Hostile bidders target mutuals

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The Independent Online
CITY merchant banks are running slide rules over Britain's huge mutual insurance companies, advising hostile bidders on how they could appeal to policyholders directly over the heads of management.

Most middle-ranking mutuals with assets between pounds 4bn and pounds 14bn, including Clerical Medical, Scottish Amicable and Friends Provident, have been in sale or merger talks, with the fragmented industry ripe for consolidation in tough markets.

But progress has been slow, and the City thinks an all-out war is possible if interested parties, which include NatWest, the Halifax, GE Capital of the US and French insurer Axa, become frustrated. Any such move would follow Abbey National's pounds 1.3bn assault on the National & Provincial building society last year.

"Some of these boards are too comfortable and complacent. The most likely hostile scenario is if someone is abruptly turned away," said one corporate finance director at a top merchant bank.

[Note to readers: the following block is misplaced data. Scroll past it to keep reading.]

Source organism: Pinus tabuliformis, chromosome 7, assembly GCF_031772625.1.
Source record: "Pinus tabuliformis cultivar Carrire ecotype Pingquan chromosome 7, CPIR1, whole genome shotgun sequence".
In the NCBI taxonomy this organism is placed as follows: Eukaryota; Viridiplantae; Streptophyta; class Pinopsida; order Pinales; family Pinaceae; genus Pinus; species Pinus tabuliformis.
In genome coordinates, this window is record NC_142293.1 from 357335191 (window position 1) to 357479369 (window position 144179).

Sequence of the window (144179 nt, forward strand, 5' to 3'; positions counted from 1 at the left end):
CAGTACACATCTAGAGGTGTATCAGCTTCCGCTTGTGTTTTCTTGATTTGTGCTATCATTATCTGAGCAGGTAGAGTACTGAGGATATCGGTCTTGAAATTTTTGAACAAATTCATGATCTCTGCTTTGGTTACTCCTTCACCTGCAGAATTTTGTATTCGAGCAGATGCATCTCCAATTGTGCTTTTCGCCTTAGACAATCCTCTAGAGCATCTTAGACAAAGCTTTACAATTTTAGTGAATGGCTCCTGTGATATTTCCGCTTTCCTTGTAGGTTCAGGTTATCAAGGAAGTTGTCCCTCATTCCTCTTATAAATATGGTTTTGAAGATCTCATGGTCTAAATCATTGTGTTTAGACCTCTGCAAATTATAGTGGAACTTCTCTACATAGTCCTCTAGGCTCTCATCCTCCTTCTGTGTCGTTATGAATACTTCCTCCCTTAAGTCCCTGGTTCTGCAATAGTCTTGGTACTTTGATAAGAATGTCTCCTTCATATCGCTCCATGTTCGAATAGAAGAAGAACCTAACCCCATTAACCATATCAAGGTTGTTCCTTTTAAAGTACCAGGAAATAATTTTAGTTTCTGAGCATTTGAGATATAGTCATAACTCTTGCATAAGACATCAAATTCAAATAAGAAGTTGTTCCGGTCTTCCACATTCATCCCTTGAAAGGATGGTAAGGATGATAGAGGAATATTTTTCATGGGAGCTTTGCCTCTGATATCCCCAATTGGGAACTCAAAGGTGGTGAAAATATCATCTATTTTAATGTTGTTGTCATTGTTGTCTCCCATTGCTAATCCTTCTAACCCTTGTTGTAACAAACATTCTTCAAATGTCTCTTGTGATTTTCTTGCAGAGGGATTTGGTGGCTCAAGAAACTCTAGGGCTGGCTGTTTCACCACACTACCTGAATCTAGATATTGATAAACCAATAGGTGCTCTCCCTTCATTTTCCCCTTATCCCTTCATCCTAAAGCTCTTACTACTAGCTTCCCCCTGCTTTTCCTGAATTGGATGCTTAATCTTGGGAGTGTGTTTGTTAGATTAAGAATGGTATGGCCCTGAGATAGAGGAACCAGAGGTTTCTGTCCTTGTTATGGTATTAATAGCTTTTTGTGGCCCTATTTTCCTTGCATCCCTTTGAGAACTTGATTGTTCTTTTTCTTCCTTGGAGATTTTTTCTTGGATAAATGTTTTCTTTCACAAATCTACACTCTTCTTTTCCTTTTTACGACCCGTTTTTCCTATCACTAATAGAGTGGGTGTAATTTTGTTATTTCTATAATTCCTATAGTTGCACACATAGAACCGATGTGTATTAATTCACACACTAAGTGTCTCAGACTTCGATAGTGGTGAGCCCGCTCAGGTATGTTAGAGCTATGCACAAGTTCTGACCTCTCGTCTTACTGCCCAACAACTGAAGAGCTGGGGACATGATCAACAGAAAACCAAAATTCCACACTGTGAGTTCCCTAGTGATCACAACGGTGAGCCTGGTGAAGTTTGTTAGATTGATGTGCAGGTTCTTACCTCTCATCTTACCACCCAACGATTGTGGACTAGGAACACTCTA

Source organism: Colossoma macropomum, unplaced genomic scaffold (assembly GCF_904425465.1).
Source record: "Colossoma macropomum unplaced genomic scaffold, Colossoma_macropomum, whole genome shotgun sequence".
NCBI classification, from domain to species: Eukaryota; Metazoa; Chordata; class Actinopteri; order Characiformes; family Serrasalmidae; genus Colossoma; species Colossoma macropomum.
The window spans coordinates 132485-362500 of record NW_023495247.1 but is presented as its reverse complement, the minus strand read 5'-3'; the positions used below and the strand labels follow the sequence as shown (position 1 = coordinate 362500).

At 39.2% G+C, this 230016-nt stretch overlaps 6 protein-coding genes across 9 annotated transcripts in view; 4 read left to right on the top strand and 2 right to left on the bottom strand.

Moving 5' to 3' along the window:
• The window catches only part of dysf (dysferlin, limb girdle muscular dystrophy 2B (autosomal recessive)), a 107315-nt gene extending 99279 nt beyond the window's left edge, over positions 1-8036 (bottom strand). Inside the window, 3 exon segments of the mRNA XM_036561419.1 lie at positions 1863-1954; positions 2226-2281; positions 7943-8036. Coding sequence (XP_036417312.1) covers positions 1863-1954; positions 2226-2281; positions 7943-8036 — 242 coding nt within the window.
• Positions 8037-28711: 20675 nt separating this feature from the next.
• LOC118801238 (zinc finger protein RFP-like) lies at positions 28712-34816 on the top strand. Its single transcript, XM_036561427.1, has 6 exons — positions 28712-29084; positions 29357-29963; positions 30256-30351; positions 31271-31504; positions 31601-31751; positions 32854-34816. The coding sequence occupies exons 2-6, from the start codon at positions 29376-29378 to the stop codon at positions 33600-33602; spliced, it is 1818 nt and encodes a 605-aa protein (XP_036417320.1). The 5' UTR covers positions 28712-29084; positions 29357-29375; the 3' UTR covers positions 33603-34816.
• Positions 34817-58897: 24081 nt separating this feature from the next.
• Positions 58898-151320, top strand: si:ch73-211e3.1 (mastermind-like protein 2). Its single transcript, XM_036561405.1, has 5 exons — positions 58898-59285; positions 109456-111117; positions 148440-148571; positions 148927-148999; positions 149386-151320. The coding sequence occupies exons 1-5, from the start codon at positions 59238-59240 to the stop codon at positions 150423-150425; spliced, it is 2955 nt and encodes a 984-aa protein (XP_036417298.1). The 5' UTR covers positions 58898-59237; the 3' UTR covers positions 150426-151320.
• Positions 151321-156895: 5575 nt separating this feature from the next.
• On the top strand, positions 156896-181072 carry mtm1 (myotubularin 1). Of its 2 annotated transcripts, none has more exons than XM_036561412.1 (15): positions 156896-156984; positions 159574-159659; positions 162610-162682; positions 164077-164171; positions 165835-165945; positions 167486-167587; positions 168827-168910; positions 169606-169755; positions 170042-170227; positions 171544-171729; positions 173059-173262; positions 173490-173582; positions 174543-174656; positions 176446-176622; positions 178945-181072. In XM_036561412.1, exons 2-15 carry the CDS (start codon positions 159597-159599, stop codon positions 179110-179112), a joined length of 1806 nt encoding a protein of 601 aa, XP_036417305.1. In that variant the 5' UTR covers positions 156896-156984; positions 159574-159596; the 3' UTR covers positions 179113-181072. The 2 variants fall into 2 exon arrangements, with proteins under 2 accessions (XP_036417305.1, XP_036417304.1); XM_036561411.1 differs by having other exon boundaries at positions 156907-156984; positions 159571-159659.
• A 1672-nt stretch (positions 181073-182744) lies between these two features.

Liverpool Victoria, Britain's biggest friendly society - a different type of mutual - with pounds 3.4bn of assets, was the centre of such talk last week. It was suggested that it might either attract an offer or splash out its pounds 650m cash pile on an acquisition. Shares in quoted insurers Refuge and London & Manchester raced as a result but LV dismissed the idea.

"The concept that someone could asset strip LV is ridiculous. The Friendly Societies Commission wouldn't allow it. We also don't want to roll the dice with some big deal. The reality is Refuge and L&M are not affordable," said chief executive Roy Hurley.

On Tuesday, Norwich Union is likely to disappoint policyholders with a fall in bonuses and no news on its possible pounds 2bn plus float, announced last October.

Norwich Union has one of the sector's highest costs, and analysts think flotation would be tough. However, the sale of its non-life business for up to pounds 500m might be an attractive alternative.

Sheer size, though, may save its pounds 33bn of assets from a bid. "It's too big. No one can swallow a pounds 2bn deal for a company like that. But they need to do something," said one takeover specialist.